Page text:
I’m really loving my new studio, and have been spending most evenings working late, playing with paint, and keeping the kids happy with crafty things to do.
I have been following on from the “Abyss” piece, and want to create a few more pieces with a similar feel which reflect my interest in the sea and/or the environment. I started with two small canvasses, approx. 6 inches square, as they weren’t too daunting in size. I began staining canvas with inks by pouring them, blowing them and dribbling them to form interesting shapes. I have also used various additives to create textures and erased parts of the shapes using bleach and tissue.
Once I felt that I had created enough in terms of shapes and colour, I reached for the whiteacrylic paint, and decided to paint negatively, picking out the interesting shapes. I found that the ink still bled through the white acrylic, and in some parts this added to the appearance of the piece, but when I required a very white area, I needed to use a few coats of acrylic, allowing each coat to dry before applying the next (the hairdryer speeded this process up).
“…when I start a painting, I begin with nothing, I don’t make any sketches and I don’t have any research material in my studio at all, so I just work directly onto the canvas. Maybe I start by putting a particular colour onto the canvas, and then I very slowly make shapes, and mostly I make shapes by painting around areas, so its a bit like working inside out… I would say I start with a very vague visual idea, then I very slowly come to something more and more defined and precise, and I think that in the finished painting the forms can be so specific that they are nearly representational or can be almost recognisable.”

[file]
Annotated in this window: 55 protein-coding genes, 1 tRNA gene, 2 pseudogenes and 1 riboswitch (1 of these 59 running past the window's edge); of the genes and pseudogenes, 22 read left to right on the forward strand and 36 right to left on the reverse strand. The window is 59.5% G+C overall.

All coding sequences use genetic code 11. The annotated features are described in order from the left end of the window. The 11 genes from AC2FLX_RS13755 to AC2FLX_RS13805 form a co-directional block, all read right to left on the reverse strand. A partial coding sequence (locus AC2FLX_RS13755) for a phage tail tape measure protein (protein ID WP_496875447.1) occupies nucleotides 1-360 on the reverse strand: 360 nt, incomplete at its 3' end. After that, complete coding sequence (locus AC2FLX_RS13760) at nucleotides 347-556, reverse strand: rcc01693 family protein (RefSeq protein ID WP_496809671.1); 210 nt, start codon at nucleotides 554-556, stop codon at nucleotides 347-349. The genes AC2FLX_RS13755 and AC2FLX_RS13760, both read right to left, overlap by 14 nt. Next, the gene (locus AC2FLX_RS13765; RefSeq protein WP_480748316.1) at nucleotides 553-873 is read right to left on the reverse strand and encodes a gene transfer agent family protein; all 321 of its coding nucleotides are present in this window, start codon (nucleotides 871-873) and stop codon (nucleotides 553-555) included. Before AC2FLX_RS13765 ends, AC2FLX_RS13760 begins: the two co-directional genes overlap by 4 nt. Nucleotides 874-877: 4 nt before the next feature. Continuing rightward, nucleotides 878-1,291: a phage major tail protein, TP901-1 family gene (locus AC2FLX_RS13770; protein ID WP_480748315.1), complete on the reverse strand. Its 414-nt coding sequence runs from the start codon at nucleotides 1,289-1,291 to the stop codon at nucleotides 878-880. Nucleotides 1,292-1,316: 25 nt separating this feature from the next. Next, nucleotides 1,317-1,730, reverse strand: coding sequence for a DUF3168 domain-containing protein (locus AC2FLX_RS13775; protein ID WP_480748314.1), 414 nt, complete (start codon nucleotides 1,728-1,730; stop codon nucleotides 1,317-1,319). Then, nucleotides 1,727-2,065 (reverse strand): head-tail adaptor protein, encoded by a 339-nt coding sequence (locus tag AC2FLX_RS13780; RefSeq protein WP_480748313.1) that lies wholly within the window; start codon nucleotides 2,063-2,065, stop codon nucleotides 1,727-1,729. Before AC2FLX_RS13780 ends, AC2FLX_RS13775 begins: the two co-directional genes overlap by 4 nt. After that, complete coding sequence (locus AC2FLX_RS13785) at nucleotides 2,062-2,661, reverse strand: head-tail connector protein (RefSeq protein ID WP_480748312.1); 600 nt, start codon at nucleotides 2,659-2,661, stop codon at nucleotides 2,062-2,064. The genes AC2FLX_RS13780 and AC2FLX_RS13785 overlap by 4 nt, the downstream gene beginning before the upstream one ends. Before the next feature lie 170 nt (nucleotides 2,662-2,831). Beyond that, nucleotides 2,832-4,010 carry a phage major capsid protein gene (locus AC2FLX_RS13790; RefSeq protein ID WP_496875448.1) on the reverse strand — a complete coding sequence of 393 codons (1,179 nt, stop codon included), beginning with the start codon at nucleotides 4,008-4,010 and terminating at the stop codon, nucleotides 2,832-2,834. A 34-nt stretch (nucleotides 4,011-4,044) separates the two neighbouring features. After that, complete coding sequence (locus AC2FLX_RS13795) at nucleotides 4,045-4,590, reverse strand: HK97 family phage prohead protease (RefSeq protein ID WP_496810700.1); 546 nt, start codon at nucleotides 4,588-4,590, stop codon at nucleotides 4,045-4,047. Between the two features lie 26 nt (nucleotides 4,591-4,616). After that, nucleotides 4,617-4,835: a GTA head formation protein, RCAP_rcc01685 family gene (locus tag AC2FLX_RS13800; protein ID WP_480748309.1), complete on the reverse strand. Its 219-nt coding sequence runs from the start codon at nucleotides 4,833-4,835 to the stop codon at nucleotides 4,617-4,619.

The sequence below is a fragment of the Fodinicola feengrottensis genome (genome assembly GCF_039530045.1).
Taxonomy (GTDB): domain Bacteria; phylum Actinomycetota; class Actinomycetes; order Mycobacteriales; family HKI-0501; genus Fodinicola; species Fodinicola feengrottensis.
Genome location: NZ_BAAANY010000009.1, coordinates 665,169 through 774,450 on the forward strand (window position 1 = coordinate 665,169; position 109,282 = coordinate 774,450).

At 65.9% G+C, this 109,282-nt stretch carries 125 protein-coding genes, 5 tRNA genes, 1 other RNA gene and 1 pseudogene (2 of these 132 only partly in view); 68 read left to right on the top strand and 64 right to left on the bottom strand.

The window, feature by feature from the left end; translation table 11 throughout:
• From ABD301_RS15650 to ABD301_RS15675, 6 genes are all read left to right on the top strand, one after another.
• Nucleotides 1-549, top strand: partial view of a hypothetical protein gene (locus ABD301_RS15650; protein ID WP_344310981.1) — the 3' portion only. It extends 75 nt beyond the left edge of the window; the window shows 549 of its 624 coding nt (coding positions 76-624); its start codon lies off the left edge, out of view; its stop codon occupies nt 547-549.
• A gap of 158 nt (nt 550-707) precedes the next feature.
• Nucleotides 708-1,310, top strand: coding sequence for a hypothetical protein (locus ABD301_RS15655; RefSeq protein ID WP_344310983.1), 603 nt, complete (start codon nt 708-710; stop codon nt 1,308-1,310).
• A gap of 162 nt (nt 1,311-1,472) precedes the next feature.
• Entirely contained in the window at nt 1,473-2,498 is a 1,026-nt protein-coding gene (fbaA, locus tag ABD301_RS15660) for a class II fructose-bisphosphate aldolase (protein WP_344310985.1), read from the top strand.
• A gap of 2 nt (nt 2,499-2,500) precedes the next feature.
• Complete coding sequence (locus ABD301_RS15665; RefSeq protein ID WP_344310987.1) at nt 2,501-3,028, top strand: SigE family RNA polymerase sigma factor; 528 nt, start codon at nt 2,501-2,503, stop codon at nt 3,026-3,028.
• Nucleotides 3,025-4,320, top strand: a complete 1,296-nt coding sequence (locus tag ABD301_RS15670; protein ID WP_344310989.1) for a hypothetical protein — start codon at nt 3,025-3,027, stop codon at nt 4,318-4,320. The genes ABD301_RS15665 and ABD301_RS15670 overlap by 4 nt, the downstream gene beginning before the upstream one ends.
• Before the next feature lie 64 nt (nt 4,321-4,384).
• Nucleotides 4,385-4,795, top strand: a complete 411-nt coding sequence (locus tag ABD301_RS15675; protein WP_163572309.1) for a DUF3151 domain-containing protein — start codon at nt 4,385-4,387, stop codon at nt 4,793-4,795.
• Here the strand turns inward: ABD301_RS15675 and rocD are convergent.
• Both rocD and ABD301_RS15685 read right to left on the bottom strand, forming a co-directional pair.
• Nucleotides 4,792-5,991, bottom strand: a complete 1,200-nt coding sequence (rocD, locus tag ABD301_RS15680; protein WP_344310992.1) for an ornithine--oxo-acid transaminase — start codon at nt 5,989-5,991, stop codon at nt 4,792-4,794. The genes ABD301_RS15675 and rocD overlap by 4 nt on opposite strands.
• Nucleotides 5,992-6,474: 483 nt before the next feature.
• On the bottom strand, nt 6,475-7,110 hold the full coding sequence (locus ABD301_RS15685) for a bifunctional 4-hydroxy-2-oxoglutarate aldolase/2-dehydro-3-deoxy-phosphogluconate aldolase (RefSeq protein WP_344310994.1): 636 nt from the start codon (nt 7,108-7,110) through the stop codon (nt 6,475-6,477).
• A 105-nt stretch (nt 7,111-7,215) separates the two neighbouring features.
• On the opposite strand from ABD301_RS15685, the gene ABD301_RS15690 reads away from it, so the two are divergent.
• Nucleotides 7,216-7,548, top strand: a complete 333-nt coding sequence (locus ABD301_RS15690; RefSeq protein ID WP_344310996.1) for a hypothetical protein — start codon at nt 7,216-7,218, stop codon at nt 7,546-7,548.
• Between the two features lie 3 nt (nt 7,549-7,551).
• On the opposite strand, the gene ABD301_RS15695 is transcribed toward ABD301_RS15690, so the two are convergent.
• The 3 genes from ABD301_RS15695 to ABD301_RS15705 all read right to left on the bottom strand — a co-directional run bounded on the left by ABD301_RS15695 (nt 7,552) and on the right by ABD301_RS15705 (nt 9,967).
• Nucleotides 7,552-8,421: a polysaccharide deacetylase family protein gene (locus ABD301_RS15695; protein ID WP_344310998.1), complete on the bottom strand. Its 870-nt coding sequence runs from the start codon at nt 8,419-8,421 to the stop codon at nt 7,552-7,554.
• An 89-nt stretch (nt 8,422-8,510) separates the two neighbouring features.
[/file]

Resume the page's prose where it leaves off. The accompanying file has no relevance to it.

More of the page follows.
Her words seem to echo the process that I have been going through to make these pieces, painting into the negative spaces, deleting areas which I do not need, and striving for harmony within the shapes which I am creating, hence working inside out.
To me, these pieces are maps of imaginary landscapes, ice, tundra and water, which have the ability and potential to evolve as our own environments do on a constant basis.